Hannah-Jones said she was the only Black person in the room.
“I felt defensive,” Hannah-Jones recalled. “I feel like I’ve been explaining why I’m in a room where apparently people think I’m not supposed to be most of my life, so I know when someone is asking me that question.”
The conversation moved on to other topics. But at the end of the luncheon, Talese asked Hannah-Jones something else.
“I was talking with another woman journalist,” Hannah-Jones recalled. “We were trying to figure out what session we were going to go to next, and that’s when he asked me if I was going to get my nails done.”
Now, Hannah-Jones, like Talese, is an immaculate dresser, and that extends to her turquoise, baby blue, and glitter nails. But when Talese asked if she, an investigative reporter at one of the nation’s leading publications, planned to skip out on the journalism conference at which they were both keynote speakers to head to the salon, Hannah-Jones did not even know what to say.
“Part of it was, I mean, I just come from a family where respect for your elders is very ingrained, but part of it is feeling like, honestly, as a Black woman, that it would be very hard for me to say something without coming off looking like all the stereotypes that women and Black women get,” Hannah-Jones told me on Monday. “It was a hard moment for me to realize that even at this point in my career I could still be silenced.”
The conference, like many journalism gatherings, was overwhelmingly white, another reminder of how far the field of journalism has to go to address racism and sexism, not only in our coverage, but within our own ranks. For women like Porche and Hannah-Jones, Talese’s remarks cut in part because they felt familiar. Talese echoed decades of exclusion. That was what the men on stage didn’t hear, but we did.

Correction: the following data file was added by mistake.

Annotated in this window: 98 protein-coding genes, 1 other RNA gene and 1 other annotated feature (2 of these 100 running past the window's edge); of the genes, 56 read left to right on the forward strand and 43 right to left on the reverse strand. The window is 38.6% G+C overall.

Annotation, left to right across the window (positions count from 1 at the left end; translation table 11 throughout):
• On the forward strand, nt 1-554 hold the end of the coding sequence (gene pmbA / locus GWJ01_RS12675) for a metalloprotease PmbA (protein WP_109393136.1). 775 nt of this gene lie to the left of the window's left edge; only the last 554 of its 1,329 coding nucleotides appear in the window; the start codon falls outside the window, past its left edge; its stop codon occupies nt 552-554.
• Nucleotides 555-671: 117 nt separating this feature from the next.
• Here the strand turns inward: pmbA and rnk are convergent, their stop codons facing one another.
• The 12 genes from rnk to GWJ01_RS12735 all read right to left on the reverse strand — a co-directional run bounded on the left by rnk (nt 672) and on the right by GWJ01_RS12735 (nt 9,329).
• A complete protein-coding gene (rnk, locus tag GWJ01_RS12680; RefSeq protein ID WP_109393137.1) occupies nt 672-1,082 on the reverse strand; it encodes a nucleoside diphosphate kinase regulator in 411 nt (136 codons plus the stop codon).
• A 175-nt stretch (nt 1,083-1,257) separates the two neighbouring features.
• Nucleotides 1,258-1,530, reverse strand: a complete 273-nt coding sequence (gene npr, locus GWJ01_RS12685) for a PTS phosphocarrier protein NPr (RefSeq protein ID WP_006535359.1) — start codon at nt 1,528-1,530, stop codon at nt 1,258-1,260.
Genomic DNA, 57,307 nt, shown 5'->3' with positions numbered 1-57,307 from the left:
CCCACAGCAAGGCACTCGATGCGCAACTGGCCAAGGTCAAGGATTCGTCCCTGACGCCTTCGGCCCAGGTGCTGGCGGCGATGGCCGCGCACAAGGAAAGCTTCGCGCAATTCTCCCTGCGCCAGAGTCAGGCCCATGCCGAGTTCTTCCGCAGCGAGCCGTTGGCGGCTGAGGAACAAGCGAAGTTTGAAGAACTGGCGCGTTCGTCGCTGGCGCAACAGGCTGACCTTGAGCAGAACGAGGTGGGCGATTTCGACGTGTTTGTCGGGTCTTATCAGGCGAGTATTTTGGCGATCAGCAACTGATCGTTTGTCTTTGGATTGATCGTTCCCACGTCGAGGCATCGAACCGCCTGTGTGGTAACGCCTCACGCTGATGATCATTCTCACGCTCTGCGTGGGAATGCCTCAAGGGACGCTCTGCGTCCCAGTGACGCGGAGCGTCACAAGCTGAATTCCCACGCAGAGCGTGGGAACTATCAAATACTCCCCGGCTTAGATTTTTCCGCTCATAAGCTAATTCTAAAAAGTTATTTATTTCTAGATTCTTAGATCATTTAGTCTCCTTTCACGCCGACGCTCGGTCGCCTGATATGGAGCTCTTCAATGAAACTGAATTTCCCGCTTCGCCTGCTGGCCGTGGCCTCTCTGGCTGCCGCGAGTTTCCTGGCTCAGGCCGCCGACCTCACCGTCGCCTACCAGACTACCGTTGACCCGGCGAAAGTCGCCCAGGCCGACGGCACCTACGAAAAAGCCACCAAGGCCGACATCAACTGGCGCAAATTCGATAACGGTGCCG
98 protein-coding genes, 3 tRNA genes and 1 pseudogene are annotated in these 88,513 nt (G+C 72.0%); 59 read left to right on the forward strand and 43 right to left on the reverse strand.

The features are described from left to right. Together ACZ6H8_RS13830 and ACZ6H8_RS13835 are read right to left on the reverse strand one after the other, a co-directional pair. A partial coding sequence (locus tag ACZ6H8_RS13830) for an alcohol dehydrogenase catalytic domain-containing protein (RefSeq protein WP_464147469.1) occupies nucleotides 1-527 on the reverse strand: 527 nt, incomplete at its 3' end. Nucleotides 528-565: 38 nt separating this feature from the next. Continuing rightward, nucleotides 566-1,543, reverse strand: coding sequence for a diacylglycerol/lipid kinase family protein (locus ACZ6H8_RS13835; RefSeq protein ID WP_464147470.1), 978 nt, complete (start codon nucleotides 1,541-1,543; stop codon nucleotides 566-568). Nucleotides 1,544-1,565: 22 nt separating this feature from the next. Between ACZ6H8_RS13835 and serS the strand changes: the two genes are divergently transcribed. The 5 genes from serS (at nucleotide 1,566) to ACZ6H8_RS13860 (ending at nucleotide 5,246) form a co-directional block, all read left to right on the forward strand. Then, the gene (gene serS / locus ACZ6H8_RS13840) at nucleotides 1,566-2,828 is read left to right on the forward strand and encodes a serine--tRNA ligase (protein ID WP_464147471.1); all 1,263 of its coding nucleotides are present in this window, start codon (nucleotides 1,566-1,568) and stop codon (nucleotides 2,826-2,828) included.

As the conference concluded on Sunday, I approached Mitchell Zuckoff, the second man who had been on stage with Talese, to tell him I thought he had shirked a basic, journalistic responsibility: Ask a follow-up question. Zuckoff committed to asking one next time, telling me, “In the future, if I’m moderating a speaker or a panel, and something is said from the stage or the audience that I believe to be open to offense or misinterpretation, I will take a moment to seek clarity from the speaker.”
But Zuckoff has publicly defended Talese, saying he believes he was talking about his experiences as a young man.
I called Zuckoff on Monday and asked him about a particular moment in Hannah-Jones’ keynote from Friday that sticks with me. In response to a question from a white audience member, Hannah-Jones reminded us that race and segregation are not Black issues. Segregation exists because of white people. I asked Zuckoff if he thought he had failed in his responsibility, as a man, to confront Talese’s sexism.
“He answered it in a way that I understood completely at the time not as a sexist statement,” Zuckoff said. “If I had perceived it the way you did, perhaps I would have said something different. But I didn’t, and I don’t.”
For me, this conference has become one of those defining moments. It was a moment when an elderly man said something outrageous, and the men who had a platform to intervene failed to do so. It was also a moment when I banded together with other women, over pizza and in the hallways and classrooms between sessions. In slightly different words we told each other: I felt it too; I see you; I admire you; you belong.